top of the table we find general inspection level II. Locating the intersection
of our row and column, we determine that our batch size is "P."
So how many is "P"? To answer this, we need to make one more
look up. With "P" written down on the back of our hand, we go
to Table II to determine the sample size as a real number. By following
down the left-hand column we see "P." Just to the right of P,
we find that we need to look at 800 documents.
At this point we can see why "choose a few" is totally inadequate
as a QC measure. From my experience, very few firms would actually review
800 documents to prove they are really 99.85% accurate. Most likely they
would review a few score and call it a day. Yet to have the kind of accuracy
demanded, 800 is the inspection size required. On the other hand, other
firms might attempt to inspect 15,000 documents. Eight hundred is a lot
less than 15,000, and makes for just as reliable an inspection for a number
of reasons, chiefly inspection fatigue.
Having learned our inspection lot size, and knowing that we are looking
for 99.85% accuracy (or a .15% error), we read across table II-A to 0.15
and find that in those 800 documents, we can find as many as 3 with errors
and still accept that job; however if we find 4 or more errors, then we
cannot state with any certainty that this job is good enough, and the
whole job needs to be re-done and resubmitted. The lines pointing up and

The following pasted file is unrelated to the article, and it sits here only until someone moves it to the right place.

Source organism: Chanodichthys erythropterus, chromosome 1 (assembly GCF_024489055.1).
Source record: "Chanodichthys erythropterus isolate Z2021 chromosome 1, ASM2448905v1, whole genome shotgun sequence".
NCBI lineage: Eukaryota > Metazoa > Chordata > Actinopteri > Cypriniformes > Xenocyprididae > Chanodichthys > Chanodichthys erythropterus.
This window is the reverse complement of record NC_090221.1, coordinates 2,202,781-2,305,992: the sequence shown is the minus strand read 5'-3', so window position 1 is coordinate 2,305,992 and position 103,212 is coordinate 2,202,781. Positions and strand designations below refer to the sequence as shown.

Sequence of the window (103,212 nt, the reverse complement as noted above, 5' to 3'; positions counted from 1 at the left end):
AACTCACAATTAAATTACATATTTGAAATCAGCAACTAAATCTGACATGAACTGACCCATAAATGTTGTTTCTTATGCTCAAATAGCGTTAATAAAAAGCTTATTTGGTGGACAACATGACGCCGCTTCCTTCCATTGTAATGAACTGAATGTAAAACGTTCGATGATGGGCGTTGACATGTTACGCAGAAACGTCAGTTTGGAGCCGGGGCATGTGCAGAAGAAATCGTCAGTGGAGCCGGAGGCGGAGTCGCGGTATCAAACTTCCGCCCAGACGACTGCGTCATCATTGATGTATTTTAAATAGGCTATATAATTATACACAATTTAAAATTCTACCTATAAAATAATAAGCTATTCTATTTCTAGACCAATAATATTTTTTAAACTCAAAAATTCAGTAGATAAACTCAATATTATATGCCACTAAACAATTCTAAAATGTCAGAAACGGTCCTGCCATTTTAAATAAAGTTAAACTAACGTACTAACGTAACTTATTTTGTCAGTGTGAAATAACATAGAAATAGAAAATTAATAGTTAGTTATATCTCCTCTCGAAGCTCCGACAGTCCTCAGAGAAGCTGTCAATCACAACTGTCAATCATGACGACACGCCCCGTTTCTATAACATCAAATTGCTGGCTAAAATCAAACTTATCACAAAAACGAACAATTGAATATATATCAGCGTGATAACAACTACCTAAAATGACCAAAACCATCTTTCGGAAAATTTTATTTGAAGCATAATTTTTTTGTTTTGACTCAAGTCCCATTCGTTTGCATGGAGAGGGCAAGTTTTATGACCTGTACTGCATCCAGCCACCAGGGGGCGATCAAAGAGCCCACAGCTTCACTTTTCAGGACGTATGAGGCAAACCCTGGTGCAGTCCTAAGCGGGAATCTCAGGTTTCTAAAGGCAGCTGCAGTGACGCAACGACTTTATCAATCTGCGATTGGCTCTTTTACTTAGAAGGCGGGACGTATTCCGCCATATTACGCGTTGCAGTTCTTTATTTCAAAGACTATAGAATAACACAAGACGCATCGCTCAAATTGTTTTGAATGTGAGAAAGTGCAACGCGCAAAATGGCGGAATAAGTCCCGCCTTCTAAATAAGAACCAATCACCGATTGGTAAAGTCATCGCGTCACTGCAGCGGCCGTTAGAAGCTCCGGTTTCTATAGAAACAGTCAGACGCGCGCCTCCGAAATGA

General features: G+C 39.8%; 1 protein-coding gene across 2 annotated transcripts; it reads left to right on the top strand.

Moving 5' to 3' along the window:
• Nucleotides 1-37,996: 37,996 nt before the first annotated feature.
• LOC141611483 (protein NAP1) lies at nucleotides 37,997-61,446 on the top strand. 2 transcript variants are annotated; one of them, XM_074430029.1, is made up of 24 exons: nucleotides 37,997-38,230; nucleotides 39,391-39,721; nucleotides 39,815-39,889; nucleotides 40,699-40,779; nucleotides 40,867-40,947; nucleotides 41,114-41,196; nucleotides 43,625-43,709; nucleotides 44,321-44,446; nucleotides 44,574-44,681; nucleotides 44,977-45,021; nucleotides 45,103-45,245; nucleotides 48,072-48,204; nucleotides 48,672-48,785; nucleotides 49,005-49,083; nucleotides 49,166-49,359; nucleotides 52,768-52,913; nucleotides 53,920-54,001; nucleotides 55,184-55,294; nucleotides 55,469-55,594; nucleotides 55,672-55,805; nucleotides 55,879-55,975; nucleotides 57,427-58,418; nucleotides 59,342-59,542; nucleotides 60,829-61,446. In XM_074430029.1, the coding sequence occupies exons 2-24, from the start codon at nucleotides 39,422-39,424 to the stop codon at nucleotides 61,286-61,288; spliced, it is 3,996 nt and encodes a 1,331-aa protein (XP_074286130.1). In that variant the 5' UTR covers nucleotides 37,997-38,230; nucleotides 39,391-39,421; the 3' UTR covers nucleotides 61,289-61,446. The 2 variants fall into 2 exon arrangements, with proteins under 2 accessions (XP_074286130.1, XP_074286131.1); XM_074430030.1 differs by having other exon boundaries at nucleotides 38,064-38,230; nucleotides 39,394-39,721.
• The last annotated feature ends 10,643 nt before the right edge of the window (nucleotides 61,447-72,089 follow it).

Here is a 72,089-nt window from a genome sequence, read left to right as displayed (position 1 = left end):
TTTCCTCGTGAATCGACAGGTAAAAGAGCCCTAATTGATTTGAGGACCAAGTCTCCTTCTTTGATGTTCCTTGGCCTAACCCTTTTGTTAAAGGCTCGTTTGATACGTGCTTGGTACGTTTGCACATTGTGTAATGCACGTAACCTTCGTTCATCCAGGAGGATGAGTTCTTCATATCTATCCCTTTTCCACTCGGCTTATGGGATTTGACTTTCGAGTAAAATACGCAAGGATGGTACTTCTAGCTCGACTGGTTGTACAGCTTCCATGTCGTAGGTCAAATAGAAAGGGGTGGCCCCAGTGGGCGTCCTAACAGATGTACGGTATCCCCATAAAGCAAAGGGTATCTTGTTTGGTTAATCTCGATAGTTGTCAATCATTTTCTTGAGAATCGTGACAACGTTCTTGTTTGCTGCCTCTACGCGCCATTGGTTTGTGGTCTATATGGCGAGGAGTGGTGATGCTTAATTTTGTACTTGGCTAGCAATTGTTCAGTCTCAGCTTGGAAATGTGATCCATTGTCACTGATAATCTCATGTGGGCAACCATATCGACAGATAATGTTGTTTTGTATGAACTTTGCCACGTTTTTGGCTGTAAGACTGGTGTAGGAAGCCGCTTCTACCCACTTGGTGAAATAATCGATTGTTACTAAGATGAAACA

down indicate that if we are reading across and do not find a number in
our row, we either skip up or down to the numbers provided. This allows
one simple table to handle the very widest possible number of AQL and
sample sizes and still remain uncluttered.
Inspecting the Job
Knowing our sample size, the job of inspecting is very simple.
- Grab 800 documents at random. Review them to make sure that each document
is coded correctly.
- Record the number of error-free documents, and record the number of
documents with errors.
- Compare the results to the requirements of Table II-A.
- Accept or reject the job. That is if 3 or less documents with errors
are found then - correct the errors of course - and accept the job;
otherwise, consider the job as meeting standard, and ship it.
this point we have completed our review of MIL-STD-105; however, there
are two matters left: gathering a truly random sample and record keeping.
Our first impulse may be to simply grab 800 documents, but this almost
always favors some attribute or person (like sampling only file boxes
on top and in the aisle). To prevent this unintentional skewing of the
results, there are a couple of simple ways to get random numbers. Before
computers, random number tables were commonly available. (Perhaps they
still are.) But today, with computers on almost every desktop, generating
a custom random list is fairly simple task that we can do ourselves.
Creating a Random Number Table
There are a number of ways to create random number tables, but you can
use the description below to create a custom, random number table in MS
Excel that admittedly it is not perfect, but it is certainly good enough.
USING MICROSOFT EXCEL:
- Type the random number function "=rand()" into the first